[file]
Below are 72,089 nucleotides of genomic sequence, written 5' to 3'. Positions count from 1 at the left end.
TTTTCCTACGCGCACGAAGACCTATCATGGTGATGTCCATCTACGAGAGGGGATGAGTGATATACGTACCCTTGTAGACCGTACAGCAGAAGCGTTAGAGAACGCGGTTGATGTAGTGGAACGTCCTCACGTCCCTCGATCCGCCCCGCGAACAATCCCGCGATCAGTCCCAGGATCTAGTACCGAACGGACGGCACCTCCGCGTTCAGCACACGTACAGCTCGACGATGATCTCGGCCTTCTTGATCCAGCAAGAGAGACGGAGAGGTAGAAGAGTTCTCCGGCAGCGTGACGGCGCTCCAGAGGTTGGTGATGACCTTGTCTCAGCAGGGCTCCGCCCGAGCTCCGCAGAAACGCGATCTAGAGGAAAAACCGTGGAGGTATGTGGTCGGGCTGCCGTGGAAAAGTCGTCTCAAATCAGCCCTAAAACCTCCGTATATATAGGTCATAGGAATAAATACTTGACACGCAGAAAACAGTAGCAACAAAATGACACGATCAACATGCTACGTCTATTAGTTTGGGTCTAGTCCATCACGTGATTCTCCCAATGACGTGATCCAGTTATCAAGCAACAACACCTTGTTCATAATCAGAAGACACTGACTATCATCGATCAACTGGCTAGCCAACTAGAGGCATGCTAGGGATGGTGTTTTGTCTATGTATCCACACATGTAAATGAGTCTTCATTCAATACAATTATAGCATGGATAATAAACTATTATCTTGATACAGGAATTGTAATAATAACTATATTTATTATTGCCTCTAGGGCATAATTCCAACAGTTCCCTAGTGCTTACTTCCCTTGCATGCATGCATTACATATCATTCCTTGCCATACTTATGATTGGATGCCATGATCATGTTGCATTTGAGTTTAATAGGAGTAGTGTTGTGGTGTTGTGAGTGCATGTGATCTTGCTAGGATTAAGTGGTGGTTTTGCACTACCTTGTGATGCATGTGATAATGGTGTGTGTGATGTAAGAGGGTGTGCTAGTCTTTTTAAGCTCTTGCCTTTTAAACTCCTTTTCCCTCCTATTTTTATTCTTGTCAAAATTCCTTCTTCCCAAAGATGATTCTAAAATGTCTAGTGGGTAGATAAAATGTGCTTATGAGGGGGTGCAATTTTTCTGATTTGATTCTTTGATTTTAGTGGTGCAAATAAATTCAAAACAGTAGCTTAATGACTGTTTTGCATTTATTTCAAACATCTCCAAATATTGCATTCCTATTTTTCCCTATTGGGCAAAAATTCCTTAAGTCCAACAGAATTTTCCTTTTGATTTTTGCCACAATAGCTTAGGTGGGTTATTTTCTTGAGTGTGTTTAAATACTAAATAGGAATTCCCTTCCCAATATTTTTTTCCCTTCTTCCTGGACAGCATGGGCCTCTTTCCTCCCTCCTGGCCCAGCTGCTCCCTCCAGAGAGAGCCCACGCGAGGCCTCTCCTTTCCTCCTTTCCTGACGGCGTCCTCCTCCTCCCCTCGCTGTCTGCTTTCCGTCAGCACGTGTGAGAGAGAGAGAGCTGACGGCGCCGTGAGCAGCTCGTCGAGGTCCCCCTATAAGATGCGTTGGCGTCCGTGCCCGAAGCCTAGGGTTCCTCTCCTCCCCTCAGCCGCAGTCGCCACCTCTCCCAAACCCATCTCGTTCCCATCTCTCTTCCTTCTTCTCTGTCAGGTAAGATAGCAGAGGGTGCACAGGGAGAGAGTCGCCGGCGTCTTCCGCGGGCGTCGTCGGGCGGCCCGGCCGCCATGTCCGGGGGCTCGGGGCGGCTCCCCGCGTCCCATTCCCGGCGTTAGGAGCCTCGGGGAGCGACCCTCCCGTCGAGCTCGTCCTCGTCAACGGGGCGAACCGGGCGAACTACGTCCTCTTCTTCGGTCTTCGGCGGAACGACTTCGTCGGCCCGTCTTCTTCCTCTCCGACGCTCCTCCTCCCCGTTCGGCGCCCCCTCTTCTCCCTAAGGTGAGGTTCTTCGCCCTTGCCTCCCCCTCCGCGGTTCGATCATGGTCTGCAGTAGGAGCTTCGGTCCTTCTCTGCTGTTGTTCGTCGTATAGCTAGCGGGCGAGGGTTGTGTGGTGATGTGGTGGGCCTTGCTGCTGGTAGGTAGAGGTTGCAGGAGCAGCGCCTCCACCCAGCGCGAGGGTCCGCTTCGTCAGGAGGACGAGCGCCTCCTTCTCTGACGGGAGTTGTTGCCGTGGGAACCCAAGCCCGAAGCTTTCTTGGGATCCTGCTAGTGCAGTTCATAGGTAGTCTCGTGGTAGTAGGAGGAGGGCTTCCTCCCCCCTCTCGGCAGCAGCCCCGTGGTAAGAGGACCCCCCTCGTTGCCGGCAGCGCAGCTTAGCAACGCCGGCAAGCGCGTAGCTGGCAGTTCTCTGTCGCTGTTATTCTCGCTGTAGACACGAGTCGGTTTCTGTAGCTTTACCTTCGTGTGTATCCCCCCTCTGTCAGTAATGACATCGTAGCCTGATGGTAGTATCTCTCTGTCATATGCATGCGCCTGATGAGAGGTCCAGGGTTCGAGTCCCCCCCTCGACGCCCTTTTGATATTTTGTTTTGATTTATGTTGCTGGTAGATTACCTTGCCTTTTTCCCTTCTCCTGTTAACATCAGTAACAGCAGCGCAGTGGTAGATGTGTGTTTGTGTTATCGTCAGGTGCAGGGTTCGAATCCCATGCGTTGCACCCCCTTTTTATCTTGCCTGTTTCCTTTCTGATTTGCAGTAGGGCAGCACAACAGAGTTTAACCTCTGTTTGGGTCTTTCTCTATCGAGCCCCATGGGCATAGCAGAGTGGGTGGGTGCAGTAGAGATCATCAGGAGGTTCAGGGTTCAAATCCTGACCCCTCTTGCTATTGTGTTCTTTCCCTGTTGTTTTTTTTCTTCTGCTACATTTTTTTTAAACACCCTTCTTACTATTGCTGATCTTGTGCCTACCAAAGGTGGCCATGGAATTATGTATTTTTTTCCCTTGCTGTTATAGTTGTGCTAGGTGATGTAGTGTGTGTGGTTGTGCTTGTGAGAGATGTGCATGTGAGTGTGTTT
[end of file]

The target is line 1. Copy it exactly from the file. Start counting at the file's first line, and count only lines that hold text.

Below are 72,089 nucleotides of genomic sequence, written 5' to 3'. Positions count from 1 at the left end.